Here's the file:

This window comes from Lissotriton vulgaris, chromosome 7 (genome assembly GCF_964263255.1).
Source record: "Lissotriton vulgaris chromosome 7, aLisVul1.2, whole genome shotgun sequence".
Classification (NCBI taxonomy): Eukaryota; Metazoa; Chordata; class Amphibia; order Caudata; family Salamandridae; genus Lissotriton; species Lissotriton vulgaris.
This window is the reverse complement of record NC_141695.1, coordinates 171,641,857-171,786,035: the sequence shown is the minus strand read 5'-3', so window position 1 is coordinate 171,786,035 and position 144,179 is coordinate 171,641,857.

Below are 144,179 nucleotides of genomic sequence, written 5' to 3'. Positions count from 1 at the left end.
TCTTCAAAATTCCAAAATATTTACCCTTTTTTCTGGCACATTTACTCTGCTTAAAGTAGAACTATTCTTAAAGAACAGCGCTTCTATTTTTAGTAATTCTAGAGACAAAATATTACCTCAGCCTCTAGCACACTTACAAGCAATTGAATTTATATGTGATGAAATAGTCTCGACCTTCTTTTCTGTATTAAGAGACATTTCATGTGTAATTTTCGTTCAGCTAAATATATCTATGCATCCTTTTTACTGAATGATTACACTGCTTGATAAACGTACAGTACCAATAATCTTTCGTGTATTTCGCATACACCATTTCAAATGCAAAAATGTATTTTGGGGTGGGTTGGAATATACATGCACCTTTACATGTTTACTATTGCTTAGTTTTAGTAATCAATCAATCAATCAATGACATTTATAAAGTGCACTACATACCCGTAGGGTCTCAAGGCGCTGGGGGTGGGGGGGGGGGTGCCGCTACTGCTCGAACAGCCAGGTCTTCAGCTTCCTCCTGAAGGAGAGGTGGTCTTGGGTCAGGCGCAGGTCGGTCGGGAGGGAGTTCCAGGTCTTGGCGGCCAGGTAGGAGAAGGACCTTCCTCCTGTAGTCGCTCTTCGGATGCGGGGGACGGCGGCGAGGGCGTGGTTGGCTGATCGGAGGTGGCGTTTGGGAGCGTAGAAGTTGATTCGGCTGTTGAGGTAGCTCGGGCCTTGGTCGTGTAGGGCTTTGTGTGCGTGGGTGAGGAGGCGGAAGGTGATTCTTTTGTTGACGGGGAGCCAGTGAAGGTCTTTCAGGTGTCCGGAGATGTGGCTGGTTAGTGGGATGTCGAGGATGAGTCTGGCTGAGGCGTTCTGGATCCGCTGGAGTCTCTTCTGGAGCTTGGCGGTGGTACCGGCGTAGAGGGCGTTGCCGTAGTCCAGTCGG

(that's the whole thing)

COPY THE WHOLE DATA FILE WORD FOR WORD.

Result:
This window comes from Lissotriton vulgaris, chromosome 7 (genome assembly GCF_964263255.1).
Source record: "Lissotriton vulgaris chromosome 7, aLisVul1.2, whole genome shotgun sequence".
Classification (NCBI taxonomy): Eukaryota; Metazoa; Chordata; class Amphibia; order Caudata; family Salamandridae; genus Lissotriton; species Lissotriton vulgaris.
This window is the reverse complement of record NC_141695.1, coordinates 171,641,857-171,786,035: the sequence shown is the minus strand read 5'-3', so window position 1 is coordinate 171,786,035 and position 144,179 is coordinate 171,641,857.

Below are 144,179 nucleotides of genomic sequence, written 5' to 3'. Positions count from 1 at the left end.
TCTTCAAAATTCCAAAATATTTACCCTTTTTTCTGGCACATTTACTCTGCTTAAAGTAGAACTATTCTTAAAGAACAGCGCTTCTATTTTTAGTAATTCTAGAGACAAAATATTACCTCAGCCTCTAGCACACTTACAAGCAATTGAATTTATATGTGATGAAATAGTCTCGACCTTCTTTTCTGTATTAAGAGACATTTCATGTGTAATTTTCGTTCAGCTAAATATATCTATGCATCCTTTTTACTGAATGATTACACTGCTTGATAAACGTACAGTACCAATAATCTTTCGTGTATTTCGCATACACCATTTCAAATGCAAAAATGTATTTTGGGGTGGGTTGGAATATACATGCACCTTTACATGTTTACTATTGCTTAGTTTTAGTAATCAATCAATCAATCAATGACATTTATAAAGTGCACTACATACCCGTAGGGTCTCAAGGCGCTGGGGGTGGGGGGGGGGGTGCCGCTACTGCTCGAACAGCCAGGTCTTCAGCTTCCTCCTGAAGGAGAGGTGGTCTTGGGTCAGGCGCAGGTCGGTCGGGAGGGAGTTCCAGGTCTTGGCGGCCAGGTAGGAGAAGGACCTTCCTCCTGTAGTCGCTCTTCGGATGCGGGGGACGGCGGCGAGGGCGTGGTTGGCTGATCGGAGGTGGCGTTTGGGAGCGTAGAAGTTGATTCGGCTGTTGAGGTAGCTCGGGCCTTGGTCGTGTAGGGCTTTGTGTGCGTGGGTGAGGAGGCGGAAGGTGATTCTTTTGTTGACGGGGAGCCAGTGAAGGTCTTTCAGGTGTCCGGAGATGTGGCTGGTTAGTGGGATGTCGAGGATGAGTCTGGCTGAGGCGTTCTGGATCCGCTGGAGTCTCTTCTGGAGCTTGGCGGTGGTACCGGCGTAGAGGGCGTTGCCGTAGTCCAGTCGG